Praveen Jain is a trailblazer in the field of power electronics and one of the most prolific inventors in the art of processing electrical energy through electronics for the efficient generation, transmission, and utilization of electric power. He has made numerous original, high impact contributions in high-frequency power conversion technology that have led to its use in telecommunications, space, computer design, induction melting and renewable energy industries. Currently, Jain is a Professor of Electrical and Computer Engineering and the Director of Centre for Energy and Power Electronics Research at Queen’s University.
Jain made pioneering contributions in introducing resonant power conversion technology in telecommunications during his work at Nortel in the 1990’s. He played a key role in the design and development of high frequency power conversion equipment for the International Space Station at Canadian Astronautics in the late 1980’s. His innovative work in digital control techniques revolutionized the design of digital power controllers for computer microprocessors and has been adopted by most chip manufacturers. He also developed new power converter topologies and control techniques for photovoltaic microinverters, and most recently turned his attention to energy storage.
Over the last 43 years, he has made sustained contributions to the theory and practice of power electronics. He is the named inventor of more than 100 patents and the founder of two successful companies: CHiL Semiconductor, in the area of digital power controller (acquired by International Rectifier), and SPARQ Systems (TSXV:SPRQ), in the area of photovoltaic microinverters and energy storage.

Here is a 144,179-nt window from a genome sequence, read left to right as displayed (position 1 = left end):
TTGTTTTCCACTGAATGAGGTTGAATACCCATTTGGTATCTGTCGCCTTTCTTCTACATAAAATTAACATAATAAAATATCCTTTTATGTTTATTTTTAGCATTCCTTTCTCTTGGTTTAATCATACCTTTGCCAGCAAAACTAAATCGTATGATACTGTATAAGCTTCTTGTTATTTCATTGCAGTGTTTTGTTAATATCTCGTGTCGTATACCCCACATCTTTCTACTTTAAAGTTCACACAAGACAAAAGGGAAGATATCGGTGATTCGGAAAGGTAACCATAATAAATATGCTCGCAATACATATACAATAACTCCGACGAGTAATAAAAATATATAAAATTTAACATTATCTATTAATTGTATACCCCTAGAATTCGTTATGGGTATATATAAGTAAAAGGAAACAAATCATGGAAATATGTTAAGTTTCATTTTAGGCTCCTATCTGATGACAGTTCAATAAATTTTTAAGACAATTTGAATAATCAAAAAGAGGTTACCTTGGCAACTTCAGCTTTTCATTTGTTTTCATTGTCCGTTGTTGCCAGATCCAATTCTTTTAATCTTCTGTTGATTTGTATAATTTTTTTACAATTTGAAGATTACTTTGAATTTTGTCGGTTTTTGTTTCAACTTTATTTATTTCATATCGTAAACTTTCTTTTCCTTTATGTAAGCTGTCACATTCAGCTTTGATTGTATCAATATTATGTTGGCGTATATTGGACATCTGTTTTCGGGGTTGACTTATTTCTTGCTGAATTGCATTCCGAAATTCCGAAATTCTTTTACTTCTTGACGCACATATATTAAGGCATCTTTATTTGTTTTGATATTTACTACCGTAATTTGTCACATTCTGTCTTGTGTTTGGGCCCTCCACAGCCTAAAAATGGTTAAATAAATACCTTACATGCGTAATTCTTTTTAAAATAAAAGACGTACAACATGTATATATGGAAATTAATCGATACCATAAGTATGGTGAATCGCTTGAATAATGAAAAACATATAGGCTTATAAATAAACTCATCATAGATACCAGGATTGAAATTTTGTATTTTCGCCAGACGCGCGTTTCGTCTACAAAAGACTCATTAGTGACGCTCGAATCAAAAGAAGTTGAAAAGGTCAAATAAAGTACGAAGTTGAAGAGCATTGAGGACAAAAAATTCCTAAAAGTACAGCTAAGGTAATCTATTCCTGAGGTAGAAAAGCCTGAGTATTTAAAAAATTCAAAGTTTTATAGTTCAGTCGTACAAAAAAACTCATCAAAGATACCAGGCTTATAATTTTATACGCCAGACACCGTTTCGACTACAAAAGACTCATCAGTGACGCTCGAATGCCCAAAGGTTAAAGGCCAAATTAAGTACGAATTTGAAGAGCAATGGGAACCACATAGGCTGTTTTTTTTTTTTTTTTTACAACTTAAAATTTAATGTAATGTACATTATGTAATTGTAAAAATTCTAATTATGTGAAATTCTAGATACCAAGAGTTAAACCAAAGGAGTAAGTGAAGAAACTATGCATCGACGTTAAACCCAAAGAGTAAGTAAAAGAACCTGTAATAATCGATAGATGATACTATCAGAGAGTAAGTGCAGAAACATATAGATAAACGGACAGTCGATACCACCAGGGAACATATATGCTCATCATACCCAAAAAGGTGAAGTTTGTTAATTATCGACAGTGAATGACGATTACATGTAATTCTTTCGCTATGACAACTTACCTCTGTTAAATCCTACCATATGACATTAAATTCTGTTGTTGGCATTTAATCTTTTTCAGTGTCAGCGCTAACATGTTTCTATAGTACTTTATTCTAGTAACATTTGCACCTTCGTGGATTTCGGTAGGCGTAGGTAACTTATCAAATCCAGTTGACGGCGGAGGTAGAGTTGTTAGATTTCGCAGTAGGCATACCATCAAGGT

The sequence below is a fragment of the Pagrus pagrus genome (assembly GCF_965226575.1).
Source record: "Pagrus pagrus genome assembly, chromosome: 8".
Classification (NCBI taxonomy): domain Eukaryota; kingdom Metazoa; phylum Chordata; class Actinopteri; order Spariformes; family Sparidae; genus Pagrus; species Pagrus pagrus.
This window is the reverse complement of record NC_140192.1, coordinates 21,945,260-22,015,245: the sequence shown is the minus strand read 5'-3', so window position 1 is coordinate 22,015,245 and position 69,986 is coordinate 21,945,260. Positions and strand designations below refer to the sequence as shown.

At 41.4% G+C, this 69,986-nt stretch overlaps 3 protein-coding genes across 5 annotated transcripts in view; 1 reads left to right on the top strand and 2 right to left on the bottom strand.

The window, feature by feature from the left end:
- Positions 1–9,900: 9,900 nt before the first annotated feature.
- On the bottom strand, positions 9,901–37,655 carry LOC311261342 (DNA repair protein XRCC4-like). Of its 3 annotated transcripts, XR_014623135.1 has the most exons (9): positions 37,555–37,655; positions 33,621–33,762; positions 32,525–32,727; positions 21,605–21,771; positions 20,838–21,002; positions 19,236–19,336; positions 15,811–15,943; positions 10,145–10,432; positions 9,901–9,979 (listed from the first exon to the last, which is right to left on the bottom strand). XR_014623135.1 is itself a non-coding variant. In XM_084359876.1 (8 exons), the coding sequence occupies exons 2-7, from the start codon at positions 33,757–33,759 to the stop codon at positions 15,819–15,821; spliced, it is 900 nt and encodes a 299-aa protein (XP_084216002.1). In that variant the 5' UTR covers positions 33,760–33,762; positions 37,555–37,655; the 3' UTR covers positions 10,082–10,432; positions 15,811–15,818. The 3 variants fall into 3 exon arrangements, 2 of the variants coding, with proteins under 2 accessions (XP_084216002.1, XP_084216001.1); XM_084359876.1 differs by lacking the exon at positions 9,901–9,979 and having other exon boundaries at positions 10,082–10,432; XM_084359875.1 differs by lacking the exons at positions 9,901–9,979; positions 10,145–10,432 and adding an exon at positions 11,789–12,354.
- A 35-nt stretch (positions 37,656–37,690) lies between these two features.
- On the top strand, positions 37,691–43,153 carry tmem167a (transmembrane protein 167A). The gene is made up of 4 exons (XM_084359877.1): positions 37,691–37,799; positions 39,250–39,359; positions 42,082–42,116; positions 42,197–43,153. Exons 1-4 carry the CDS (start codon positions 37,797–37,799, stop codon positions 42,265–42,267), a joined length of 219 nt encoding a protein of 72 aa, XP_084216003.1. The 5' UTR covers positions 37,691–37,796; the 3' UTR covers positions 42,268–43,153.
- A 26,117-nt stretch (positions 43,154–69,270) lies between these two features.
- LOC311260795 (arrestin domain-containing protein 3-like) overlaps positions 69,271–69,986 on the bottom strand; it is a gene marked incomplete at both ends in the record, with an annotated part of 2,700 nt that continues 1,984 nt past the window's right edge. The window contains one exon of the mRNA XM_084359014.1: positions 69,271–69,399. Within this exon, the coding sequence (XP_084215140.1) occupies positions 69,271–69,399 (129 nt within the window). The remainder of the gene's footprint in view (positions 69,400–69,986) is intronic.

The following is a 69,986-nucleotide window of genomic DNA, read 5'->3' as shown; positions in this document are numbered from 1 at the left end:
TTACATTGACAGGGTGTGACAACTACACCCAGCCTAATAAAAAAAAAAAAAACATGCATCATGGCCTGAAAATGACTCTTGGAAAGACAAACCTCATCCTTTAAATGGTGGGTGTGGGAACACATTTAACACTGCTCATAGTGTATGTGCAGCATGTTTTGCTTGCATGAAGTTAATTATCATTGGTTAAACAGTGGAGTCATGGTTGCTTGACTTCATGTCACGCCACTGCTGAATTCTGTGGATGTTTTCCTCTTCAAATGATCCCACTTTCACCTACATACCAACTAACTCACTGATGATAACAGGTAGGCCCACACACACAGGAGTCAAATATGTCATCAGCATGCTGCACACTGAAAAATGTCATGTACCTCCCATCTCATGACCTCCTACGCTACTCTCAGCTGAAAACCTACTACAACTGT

In addition to being a world-authority in his field, Jain is also an exceptional teacher who has mentored over 100 research trainees. His contributions towards undergraduate education have been recognized by Queen’s University with the Electrical and Computer Engineering Professor of the Year Award (2017) and the Electrical and Computer Engineering Teaching Award (2014-2015).
For his ground-breaking research work, he has been recognized with numerous awards and honours. He received the 2021 IEEE Medal in Power Engineering for contributions to the theory and practice of high-frequency power-conversion systems—the highest award in his field. He also received the 2017 IEEE Canada Electric Power Medal, the 2011 IEEE William E. Newell Technical Field Award in Power Electronics, and the 2004 Engineering Medal from the Professional Engineers of Ontario. He is a Fellow of the Royal Society of Canada, a Fellow of the IEEE, a Fellow of the Engineering Institute of Canada and a Fellow of the Canadian Academy of Engineering.